Even though the FIFA World Cup in Russia is far from over, one can still examine the preliminary results of this major sports event. For sure, there’s been a number of those who would try to pierce the veil of time in a bid to name the team that will prevail, such as the octopus Paul from the Oberhausen aquarium in German, Mystic Marcus the pig from the town of Hedge, a baby meerkat from the zoo in England’s Drayton Manor in Staffordshire, and several others. Some of those fortune-tellers have already paid an enormous price for their false prophecies, such as the giant octopus Rabio, who, according to The Telegraph, was eaten on July 2 after his failed attempt to predict the outcome of a match between the national teams of Japan and Belgium.
Nevertheless, the immediate results can already be summarized.
It’s curious that the first few days of the FIFA World Cup were marked by dubious initiatives both in the field and in the tribunes. Sexism, racism, homophobia… And the list goes on, argues Le Monde.
Let’s take a look back to the pre-World Cup days, when a number of British media sources tried to intimidate their fans in an attempt to have them abandon all aspirations of visiting Russia and instead staying home. Those sources ran stories urging fans to stay away from Russia, suggesting they wouldn’t be safe and that racism was rampant in Moscow and a number of other major Russian cities. However, those sources were forced to present apologies to their readers for their outright Russophobic publications after the arrival of British football fans to Moscow and a number of major Russia’s cities.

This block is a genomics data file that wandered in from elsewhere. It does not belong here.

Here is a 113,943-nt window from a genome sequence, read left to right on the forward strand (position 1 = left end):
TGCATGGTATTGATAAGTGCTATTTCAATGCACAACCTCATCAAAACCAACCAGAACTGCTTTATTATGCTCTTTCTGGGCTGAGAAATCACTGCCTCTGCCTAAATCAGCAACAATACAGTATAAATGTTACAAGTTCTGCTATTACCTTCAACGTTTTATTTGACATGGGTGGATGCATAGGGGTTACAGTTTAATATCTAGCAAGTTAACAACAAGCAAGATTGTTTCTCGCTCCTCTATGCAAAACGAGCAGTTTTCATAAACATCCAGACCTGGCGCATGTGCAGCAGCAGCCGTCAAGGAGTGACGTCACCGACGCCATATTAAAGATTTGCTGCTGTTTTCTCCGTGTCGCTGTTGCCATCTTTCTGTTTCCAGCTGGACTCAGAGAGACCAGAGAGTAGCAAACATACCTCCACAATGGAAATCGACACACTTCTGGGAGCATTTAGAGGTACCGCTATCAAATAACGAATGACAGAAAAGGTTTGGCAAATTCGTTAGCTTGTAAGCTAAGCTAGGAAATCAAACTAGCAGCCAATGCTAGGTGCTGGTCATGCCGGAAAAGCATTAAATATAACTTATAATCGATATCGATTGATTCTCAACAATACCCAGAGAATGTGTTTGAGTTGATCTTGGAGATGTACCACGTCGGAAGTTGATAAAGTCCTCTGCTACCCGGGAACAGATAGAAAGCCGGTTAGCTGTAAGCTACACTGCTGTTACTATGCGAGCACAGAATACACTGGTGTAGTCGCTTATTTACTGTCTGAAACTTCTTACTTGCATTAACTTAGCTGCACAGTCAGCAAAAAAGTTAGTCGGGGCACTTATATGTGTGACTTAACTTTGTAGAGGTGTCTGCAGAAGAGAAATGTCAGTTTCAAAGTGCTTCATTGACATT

A well-known British comedian, Tom Rosenthal, debunked the myths about aggressive Russians and urged his fellow Brits to come and enjoy the World Cup in his opinion piece for the Guardian titled “Come to Russia and Feel the Love”.
In a similar vein, Russia and its residents were covered by The Times, even though it seemed that it wasn’t too happy to note that most people in Russia are friendly and always willing to lend a hand to those who found themselves in need of assistance.
The Independent would take it a step further, noting that England fans were happy to bond with Russians over vodka, chanting “Oh-o-oh-England’s gone to Russia, oh-o-oh-drinking-all-the-vodka.”
As it’s been noted by the sitting president of FIFA, Gianni Infantino that the World Cup in Russia is changing the perception of the country by the international community, especially in the West.
Canada’s CBC would also note that the World Cup turned out to be a mixing of cultures, with its boisterous rallies, spontaneous parties and absence of ubiquitous police attempting to control everything, making this particular sports event unique.
According to the Frankfurter Rundscha, the unhindered singing and dancing of sports fans from Latin America and Africa has turned the FIFA World Cup in Russia into an international cultural festival.
The Swiss Neue Zürcher Zeitung argues that when this beautiful vacation of peace and friendship comes to a close, thousands of foreign football fans will take their admiration of Russia‘s hospitality home, across all continents, effectively dispelling all accusations of Russia being some sort of dark empire or dystopian police state. The world is about to learn that’s it’s a free and happy state, which makes the Kremlin the ultimate winner, no matter who takes the cup in the end.